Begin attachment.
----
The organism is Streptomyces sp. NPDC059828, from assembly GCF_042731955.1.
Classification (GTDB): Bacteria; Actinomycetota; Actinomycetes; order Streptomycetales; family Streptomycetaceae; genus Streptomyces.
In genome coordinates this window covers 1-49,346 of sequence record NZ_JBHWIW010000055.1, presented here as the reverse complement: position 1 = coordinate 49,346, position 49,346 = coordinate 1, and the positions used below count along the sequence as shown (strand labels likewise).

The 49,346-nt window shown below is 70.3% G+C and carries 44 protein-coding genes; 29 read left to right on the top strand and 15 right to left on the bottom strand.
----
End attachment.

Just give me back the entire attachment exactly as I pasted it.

The organism is Streptomyces sp. NPDC059828, from assembly GCF_042731955.1.
Classification (GTDB): Bacteria; Actinomycetota; Actinomycetes; order Streptomycetales; family Streptomycetaceae; genus Streptomyces.
In genome coordinates this window covers 1-49,346 of sequence record NZ_JBHWIW010000055.1, presented here as the reverse complement: position 1 = coordinate 49,346, position 49,346 = coordinate 1, and the positions used below count along the sequence as shown (strand labels likewise).

The 49,346-nt window shown below is 70.3% G+C and carries 44 protein-coding genes; 29 read left to right on the top strand and 15 right to left on the bottom strand.